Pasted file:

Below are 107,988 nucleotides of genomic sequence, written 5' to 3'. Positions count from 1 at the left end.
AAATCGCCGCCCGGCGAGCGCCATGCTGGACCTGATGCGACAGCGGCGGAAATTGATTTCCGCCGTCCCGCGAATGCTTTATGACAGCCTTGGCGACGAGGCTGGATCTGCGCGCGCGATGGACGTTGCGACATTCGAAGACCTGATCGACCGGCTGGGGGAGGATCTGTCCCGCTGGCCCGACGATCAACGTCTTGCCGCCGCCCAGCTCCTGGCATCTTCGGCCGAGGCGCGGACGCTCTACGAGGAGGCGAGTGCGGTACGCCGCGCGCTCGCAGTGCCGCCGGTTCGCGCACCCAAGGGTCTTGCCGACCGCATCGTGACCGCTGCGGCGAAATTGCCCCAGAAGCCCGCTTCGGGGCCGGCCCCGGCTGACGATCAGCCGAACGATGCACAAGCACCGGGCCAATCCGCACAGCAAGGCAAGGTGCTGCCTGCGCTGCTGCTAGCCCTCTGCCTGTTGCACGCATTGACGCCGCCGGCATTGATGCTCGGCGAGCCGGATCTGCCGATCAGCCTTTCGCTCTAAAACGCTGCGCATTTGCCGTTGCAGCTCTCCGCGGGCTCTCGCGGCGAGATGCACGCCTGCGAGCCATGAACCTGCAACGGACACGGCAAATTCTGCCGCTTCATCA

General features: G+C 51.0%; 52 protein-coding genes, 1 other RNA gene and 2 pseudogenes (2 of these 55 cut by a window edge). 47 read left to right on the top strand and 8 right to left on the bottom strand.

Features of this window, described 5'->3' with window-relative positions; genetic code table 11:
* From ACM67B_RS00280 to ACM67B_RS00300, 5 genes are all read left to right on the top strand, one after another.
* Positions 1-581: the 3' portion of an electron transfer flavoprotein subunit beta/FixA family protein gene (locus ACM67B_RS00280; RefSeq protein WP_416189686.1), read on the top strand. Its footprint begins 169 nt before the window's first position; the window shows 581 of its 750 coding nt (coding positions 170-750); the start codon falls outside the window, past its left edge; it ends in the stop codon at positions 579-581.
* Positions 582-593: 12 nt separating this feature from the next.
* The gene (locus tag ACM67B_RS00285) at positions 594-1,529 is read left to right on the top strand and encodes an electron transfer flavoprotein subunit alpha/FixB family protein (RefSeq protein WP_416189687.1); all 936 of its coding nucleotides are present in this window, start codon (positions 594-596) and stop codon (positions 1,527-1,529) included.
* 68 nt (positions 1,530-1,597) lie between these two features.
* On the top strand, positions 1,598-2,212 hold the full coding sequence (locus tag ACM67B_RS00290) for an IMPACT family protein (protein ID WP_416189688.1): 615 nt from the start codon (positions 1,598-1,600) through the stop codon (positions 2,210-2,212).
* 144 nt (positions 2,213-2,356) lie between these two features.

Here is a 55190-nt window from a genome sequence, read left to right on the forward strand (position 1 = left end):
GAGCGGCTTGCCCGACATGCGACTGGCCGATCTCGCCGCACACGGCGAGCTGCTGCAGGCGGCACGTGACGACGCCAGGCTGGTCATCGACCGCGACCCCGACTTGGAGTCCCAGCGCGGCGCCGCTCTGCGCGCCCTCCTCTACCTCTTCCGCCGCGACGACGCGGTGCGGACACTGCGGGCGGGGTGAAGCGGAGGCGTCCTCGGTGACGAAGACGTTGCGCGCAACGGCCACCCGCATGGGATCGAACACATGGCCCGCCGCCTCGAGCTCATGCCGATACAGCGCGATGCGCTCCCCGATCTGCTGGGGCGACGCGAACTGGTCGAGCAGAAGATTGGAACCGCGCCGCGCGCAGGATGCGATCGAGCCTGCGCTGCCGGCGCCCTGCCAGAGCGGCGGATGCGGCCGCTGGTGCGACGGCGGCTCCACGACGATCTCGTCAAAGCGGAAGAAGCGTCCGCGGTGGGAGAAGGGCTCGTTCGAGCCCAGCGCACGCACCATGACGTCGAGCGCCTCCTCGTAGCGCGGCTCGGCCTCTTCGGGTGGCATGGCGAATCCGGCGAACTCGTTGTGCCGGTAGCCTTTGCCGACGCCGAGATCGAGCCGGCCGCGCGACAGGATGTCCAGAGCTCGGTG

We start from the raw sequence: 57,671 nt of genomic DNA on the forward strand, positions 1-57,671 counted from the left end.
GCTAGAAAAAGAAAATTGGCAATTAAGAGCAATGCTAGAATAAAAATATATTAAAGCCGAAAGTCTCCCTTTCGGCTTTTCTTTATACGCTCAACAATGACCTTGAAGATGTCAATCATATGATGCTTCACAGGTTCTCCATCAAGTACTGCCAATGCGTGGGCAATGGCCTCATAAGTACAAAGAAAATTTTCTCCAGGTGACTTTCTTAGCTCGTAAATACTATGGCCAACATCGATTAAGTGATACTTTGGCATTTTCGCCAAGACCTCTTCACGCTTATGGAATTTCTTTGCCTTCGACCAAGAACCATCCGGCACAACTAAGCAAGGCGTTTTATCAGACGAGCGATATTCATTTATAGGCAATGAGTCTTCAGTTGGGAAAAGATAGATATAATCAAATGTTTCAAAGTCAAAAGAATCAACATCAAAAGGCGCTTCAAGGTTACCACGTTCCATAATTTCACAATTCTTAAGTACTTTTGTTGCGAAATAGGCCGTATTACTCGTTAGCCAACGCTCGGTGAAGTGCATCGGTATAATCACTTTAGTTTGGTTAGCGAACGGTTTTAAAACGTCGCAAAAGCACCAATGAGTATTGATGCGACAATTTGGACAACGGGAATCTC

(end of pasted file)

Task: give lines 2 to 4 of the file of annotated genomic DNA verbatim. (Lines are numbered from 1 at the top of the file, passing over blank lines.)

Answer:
AAATCGCCGCCCGGCGAGCGCCATGCTGGACCTGATGCGACAGCGGCGGAAATTGATTTCCGCCGTCCCGCGAATGCTTTATGACAGCCTTGGCGACGAGGCTGGATCTGCGCGCGCGATGGACGTTGCGACATTCGAAGACCTGATCGACCGGCTGGGGGAGGATCTGTCCCGCTGGCCCGACGATCAACGTCTTGCCGCCGCCCAGCTCCTGGCATCTTCGGCCGAGGCGCGGACGCTCTACGAGGAGGCGAGTGCGGTACGCCGCGCGCTCGCAGTGCCGCCGGTTCGCGCACCCAAGGGTCTTGCCGACCGCATCGTGACCGCTGCGGCGAAATTGCCCCAGAAGCCCGCTTCGGGGCCGGCCCCGGCTGACGATCAGCCGAACGATGCACAAGCACCGGGCCAATCCGCACAGCAAGGCAAGGTGCTGCCTGCGCTGCTGCTAGCCCTCTGCCTGTTGCACGCATTGACGCCGCCGGCATTGATGCTCGGCGAGCCGGATCTGCCGATCAGCCTTTCGCTCTAAAACGCTGCGCATTTGCCGTTGCAGCTCTCCGCGGGCTCTCGCGGCGAGATGCACGCCTGCGAGCCATGAACCTGCAACGGACACGGCAAATTCTGCCGCTTCATCA

General features: G+C 51.0%; 52 protein-coding genes, 1 other RNA gene and 2 pseudogenes (2 of these 55 cut by a window edge). 47 read left to right on the top strand and 8 right to left on the bottom strand.

Features of this window, described 5'->3' with window-relative positions; genetic code table 11: